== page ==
French-Canadian photographer Laurence Philomene is the kind of 23-year-old that leaves us quaking with admiration; they’ve shot for brands from Teen Vogue through to Netflix, but as an artist, have managed to carve out their own aesthetic and stay true to it. Despite a penchant for super-bold block colours, Laurence’s portraiture work has a distinct sensitivity to it, something that comes from making friends with their subjects and allowing them to decide how they’d like to be depicted.
Laurence identifies as non-binary, and their latest series features people who also define their gender this way. Non-Binary is an ongoing project Laurence has been shooting since last year and it’s making waves across the internet for capturing the nuances of gender expression with extreme intimacy. When I call Laurence to talk about the series, they’re friendly as hell despite being a bit distracted, after a week in Berlin setting up a solo show. When we speak, Laurence is on Brighton Pier hanging with friends, on holiday from their native city, Montreal.
“I’ve been taking photos for about 10 years,” they explain down the line. “I started out taking photos of these Japanese collectible dolls called Blythe dolls. There’s a whole community of people on Flickr who put them in scenarios and take photos of them. That’s how I got my start. Then I went to college for photography after high school and after that I guess I didn’t have a choice about whether to make a career out of it… I’ve been working freelance for four years now.”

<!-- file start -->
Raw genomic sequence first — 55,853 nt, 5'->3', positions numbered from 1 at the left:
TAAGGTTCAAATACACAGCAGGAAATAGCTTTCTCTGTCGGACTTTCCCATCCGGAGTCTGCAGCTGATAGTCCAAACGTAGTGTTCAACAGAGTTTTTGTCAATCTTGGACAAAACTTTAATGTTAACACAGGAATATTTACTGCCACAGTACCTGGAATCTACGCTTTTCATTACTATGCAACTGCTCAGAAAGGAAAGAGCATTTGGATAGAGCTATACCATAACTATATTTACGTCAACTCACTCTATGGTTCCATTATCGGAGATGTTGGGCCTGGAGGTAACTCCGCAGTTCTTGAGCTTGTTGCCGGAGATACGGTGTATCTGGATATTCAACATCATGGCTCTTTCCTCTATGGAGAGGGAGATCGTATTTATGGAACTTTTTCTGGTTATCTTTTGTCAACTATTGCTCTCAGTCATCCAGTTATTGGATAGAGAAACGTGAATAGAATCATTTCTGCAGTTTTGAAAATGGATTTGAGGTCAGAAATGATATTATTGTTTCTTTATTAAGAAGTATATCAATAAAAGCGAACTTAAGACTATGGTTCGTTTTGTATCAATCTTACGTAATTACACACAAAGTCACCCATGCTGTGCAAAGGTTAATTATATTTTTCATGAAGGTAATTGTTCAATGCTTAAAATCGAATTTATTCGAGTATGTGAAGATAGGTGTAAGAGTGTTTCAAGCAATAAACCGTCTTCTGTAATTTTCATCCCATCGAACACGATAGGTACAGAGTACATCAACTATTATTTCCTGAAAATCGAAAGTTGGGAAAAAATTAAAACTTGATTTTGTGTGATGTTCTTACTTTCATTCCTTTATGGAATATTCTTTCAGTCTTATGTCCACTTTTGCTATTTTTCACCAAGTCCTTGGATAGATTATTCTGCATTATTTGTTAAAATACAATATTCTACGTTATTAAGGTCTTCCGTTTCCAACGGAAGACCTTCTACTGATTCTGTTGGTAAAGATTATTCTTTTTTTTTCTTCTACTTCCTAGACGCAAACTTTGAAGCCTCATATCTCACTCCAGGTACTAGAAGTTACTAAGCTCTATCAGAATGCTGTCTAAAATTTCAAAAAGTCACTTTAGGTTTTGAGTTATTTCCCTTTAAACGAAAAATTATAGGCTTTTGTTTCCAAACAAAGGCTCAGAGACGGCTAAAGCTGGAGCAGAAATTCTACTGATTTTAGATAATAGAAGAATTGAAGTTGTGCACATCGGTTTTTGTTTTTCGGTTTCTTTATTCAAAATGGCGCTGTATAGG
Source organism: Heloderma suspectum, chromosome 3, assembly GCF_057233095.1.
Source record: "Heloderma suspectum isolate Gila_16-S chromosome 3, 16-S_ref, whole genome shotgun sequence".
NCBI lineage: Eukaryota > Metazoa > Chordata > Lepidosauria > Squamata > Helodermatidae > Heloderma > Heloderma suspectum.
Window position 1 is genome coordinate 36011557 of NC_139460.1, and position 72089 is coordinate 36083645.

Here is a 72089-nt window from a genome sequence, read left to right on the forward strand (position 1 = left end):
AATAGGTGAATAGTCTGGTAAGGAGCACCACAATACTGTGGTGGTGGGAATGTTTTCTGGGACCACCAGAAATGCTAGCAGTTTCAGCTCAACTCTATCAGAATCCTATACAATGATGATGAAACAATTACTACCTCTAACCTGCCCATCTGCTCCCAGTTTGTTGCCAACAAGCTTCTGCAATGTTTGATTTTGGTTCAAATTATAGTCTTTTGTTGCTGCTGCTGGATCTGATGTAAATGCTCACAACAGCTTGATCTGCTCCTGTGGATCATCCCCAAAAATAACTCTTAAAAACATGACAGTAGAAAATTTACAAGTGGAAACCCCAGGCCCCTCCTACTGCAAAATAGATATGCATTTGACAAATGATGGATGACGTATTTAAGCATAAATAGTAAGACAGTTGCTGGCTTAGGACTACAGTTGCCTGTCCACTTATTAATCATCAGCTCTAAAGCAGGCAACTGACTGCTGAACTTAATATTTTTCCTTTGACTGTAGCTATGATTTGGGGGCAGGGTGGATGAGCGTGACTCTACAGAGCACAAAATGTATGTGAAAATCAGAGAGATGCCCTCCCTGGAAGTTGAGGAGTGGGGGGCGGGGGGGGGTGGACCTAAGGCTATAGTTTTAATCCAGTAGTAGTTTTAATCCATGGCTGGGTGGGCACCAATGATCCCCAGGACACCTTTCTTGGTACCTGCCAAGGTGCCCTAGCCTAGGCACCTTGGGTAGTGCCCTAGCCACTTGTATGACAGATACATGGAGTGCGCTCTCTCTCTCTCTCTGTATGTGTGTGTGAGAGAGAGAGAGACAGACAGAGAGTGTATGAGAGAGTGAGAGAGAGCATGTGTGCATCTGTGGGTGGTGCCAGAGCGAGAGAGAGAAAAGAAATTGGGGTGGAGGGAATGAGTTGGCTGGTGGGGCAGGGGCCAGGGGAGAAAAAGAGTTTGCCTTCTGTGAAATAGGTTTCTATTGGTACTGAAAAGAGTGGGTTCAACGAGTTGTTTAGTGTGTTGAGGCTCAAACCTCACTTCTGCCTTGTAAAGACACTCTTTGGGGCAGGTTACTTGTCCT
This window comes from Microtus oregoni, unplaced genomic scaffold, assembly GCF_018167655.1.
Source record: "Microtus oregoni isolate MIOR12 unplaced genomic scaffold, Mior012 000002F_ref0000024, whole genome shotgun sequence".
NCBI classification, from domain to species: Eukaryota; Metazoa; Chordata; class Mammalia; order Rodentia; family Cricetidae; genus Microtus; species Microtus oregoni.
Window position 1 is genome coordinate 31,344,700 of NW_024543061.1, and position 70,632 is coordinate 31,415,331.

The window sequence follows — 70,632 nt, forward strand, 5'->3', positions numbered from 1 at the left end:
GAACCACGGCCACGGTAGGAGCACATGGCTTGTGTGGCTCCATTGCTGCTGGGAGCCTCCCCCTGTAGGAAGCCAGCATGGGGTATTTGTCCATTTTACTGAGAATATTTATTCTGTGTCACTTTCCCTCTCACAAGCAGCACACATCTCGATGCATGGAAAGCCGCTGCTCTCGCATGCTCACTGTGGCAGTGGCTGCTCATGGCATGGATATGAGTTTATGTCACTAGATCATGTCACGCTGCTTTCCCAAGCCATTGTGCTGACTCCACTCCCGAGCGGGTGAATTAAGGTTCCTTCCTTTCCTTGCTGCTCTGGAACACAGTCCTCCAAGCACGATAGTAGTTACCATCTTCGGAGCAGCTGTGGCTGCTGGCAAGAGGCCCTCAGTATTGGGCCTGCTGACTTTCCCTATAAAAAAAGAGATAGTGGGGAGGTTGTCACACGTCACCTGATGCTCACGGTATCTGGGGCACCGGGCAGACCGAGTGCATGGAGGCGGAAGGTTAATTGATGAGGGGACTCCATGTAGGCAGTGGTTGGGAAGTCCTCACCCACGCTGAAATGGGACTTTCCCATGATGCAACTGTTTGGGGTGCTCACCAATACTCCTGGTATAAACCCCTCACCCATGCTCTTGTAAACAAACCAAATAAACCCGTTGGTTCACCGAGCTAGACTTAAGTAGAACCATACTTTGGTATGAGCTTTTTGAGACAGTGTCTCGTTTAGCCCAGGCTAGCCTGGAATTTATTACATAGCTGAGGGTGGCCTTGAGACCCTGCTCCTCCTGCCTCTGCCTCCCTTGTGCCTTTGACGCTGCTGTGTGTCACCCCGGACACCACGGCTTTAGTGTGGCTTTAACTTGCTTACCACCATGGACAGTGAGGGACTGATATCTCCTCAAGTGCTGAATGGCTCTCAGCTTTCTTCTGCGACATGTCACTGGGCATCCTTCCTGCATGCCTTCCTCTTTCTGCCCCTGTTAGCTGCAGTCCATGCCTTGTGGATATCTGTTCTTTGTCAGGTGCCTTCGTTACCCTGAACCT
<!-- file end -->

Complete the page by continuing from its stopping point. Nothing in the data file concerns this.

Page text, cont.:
Gender is a theme Laurence started experimenting with in college; it felt important to explore it in their photography work as part of an exploration of their own gender identity. “A lot of my work has been about themes of masculinity and femininity – putting that in my photography and trying to figure what it means for me,” Laurence explains, before adding: “I don’t think I’ve come to any conclusions yet, which is probably why I’m still working on it…”
Ahead, we take a look at Laurence’s project photographing non-binary identified people, and discuss how Laurence and their subjects express their gender – both privately and in front of the camera.